Don’t Let Toilet Paper Shortage Clog Your Sewer

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Don’t let the toilet paper shortage drain your wallet. If you’ve been trying to brainstorm other things you can substitute for TP, it’s time to flush those ideas away. Or, more accurately … DON’T FLUSH IT!

Practicing good hygiene and keeping surfaces clean is essential now more than ever. But if you’re using baby wipes, disinfectant wipes, paper towels or anything that isn’t actual toilet paper, they must go directly into the trash when you’re done.

Vancouver Public Works and Clark Regional Wastewater District remind everyone that other than human waste, only toilet paper is safe to flush. It doesn’t matter if the product says ‘flushable’ on the label.

The inaccurate marketing and subsequent flushing of wipes and other non-toilet-paper products is an ongoing and costly problem. When flushed, these products clog sewer pipes and pump stations, increase utility maintenance, create environmental concerns and vex workers throughout the wastewater system.

With toilet paper flying off the shelves in grocery stores, a spike in demand spurred by the rapidly evolving novel coronavirus epidemic, consumers have also been buying up large quantities of wipes, paper towels, facial tissues, and paper napkins – perhaps looking for other options. Wastewater treatment providers around the country are bracing for the potential major sewage blockages and possible overflows that could follow if residents don’t heed the warning now.

According to Shawn Moore, Assistant Manager, Clark Regional Wastewater District, “Non-dispersible materials, such as diapers and wipes, contribute to blocking sewer pipes and are a serious maintenance problem for both the District and private property owners.”

Wipes, towels and other products flushed down toilets across the community have to be removed by hand as they get stuck and build up in various parts of the wastewater system. After pulling out the ropey masses of guck, workers must drain off liquid and put the remaining solids into containers, which are sent to landfills.

“We have not detected an increase in wipes at this time, but we are extremely concerned,” Frank Dick, City of Vancouver wastewater engineering supervisor, said. “We are already spending a great amount of time and resources to remove large masses of wipes and non-woven paper products from sewer pump stations and wastewater treatment facilities. The potential for an increase in these materials being flushed into the system now is enormous.”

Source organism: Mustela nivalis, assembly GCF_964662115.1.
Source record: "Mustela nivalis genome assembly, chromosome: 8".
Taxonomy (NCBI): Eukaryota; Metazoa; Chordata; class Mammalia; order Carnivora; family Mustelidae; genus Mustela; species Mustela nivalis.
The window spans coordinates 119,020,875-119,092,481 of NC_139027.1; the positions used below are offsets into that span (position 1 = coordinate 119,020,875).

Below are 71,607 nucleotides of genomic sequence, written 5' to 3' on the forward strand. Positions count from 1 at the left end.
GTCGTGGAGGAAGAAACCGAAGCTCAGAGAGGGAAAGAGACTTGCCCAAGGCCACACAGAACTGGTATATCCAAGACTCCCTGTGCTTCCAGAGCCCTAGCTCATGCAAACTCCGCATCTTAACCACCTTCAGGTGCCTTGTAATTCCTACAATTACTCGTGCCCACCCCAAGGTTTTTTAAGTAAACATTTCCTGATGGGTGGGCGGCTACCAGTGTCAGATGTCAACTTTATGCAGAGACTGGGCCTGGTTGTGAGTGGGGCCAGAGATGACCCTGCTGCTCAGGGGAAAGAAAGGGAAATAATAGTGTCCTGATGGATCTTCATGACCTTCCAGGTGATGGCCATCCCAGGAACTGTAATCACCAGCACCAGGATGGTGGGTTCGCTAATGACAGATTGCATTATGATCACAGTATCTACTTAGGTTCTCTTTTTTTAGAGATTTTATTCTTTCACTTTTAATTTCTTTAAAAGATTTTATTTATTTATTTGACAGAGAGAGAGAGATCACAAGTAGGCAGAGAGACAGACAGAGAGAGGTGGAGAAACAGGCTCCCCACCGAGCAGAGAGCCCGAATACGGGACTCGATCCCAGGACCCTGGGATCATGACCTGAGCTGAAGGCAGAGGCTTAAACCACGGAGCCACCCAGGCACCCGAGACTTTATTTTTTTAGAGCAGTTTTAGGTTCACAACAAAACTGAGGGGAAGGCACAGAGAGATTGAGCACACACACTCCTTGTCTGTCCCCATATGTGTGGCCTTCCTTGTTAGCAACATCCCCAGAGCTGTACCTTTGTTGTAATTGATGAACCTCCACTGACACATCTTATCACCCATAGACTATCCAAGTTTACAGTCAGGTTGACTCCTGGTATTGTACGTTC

Here’s why: Wipes – such as baby wipes and household cleaning cloths – are made of tough nonwoven fibers and shaped and sized by manufacturers so they can be flushed and forgotten by consumers. These fibers are meant to be very durable – some even contain plastic – and they do not break down in the same manner as, say, toilet paper. After using, the safest and best place to dispose of these products is in the garbage.

Awareness of this concern and the need for clear direction about proper disposal of these products is on the rise. Earlier this month, a strongly supportive Washington Legislature passed a bill, now awaiting the Governor’s signature, that will require a prominent display of a Do Not Flush symbol on certain non-woven wipes products. The goal: Make it very clear to consumers that the proper means of disposal is the trash, not the toilet.

So even if there’s a toilet paper shortage on grocery store shelves, please avoid the temptation to flush any other products.

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